How should articulations of blackness from the fifth century BCE to the twenty-first century be properly read and interpreted? This important and timely new book is the first concerted treatment of black skin color in the Greek literature and visual culture of antiquity. In charting representations in the Hellenic world of black Egyptians, Aithiopians, Indians, and Greeks, Sarah Derbew dexterously disentangles the complex and varied ways in which blackness has been co-produced by ancient authors and artists; their readers, audiences, and viewers; and contemporary scholars. Exploring the precarious hold that race has on skin coloration, the author uncovers the many silences, suppressions, and misappropriations of blackness within modern studies of Greek antiquity. Shaped by performance studies and critical race theory alike, her book maps out an authoritative archaeology of blackness that reappraises its significance. It offers a committedly anti-racist approach to depictions of black people while rejecting simplistic conflations or explanations.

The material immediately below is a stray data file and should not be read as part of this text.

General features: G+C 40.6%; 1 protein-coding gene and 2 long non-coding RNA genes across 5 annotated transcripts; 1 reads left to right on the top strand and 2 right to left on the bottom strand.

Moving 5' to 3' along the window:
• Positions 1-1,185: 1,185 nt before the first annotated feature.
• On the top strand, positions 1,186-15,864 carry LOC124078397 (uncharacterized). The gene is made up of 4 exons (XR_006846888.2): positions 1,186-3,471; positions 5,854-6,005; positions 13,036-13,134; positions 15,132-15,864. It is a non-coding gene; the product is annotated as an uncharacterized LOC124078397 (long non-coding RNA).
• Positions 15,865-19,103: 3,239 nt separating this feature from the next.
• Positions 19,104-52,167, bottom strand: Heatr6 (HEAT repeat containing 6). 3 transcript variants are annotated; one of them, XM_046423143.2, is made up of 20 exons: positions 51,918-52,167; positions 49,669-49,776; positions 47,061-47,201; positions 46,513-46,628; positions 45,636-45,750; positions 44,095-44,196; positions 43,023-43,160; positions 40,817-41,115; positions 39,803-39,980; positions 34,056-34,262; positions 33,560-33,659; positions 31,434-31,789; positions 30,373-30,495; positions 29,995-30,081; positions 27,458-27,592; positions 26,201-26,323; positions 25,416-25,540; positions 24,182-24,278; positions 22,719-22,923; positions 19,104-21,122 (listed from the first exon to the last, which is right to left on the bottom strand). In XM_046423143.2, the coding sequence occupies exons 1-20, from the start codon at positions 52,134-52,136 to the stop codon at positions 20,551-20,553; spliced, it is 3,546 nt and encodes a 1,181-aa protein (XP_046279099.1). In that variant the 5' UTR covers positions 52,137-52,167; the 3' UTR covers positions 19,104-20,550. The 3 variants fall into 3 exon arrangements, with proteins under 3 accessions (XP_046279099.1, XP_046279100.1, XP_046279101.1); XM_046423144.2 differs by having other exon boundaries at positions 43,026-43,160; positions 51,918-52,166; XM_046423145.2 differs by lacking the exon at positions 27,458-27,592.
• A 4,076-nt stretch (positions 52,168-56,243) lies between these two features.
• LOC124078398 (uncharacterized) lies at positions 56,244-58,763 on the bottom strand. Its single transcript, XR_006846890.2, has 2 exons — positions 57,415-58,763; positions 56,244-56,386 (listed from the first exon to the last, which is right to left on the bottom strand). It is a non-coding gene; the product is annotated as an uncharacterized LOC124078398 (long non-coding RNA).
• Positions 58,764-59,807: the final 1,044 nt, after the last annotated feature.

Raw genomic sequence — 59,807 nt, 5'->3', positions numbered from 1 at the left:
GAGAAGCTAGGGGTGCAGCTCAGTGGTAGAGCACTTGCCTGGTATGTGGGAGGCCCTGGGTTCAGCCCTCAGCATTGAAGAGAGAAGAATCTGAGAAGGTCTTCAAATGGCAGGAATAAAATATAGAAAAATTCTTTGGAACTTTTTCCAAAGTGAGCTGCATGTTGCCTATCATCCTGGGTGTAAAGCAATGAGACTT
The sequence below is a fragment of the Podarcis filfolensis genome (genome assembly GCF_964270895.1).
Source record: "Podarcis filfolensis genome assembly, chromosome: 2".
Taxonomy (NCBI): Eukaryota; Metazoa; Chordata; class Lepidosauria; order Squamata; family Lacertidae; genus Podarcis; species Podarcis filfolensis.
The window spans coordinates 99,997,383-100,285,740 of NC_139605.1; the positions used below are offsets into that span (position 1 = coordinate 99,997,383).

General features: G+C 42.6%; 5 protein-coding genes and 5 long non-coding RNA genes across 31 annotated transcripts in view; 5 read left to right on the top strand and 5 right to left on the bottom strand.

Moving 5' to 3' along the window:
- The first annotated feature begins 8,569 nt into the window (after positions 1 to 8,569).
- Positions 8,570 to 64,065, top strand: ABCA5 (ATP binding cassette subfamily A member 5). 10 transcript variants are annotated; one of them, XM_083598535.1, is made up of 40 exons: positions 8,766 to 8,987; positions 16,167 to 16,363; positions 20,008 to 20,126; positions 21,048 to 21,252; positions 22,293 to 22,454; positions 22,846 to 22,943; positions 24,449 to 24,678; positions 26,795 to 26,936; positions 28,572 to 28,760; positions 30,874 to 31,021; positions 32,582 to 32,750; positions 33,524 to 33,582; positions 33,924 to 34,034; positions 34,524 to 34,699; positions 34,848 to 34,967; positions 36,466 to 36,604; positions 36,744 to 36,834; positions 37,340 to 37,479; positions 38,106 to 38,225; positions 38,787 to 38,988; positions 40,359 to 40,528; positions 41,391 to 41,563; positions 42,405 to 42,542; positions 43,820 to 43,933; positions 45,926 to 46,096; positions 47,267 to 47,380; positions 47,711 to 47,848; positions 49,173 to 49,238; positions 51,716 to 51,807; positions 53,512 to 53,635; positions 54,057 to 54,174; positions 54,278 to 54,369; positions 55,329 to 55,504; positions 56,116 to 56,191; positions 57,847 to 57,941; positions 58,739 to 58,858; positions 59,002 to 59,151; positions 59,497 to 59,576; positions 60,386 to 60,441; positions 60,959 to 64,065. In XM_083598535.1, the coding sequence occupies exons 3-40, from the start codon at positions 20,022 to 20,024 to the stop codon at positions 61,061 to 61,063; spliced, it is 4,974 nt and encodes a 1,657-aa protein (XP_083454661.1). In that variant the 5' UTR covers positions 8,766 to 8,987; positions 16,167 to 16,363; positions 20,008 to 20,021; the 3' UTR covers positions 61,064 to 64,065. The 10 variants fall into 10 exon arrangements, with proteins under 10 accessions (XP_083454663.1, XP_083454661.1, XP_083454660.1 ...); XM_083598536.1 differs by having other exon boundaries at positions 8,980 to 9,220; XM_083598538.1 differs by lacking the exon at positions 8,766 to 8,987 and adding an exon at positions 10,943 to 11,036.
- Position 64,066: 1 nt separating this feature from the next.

- Original and needed: the first treatment, across both literature and visual culture, of black skin color in Greek antiquity which fascinatingly intersects with current race studies
- Bold and polemical: challenges the idea that modern ideas about blackness can simply be juxtaposed with their classical and archaic equivalents, and dismisses reductive interpretations
- Timely and authoritative: deeply relevant to present interdisciplinary debate about identity, politics, and race by one of America's most promising young classicists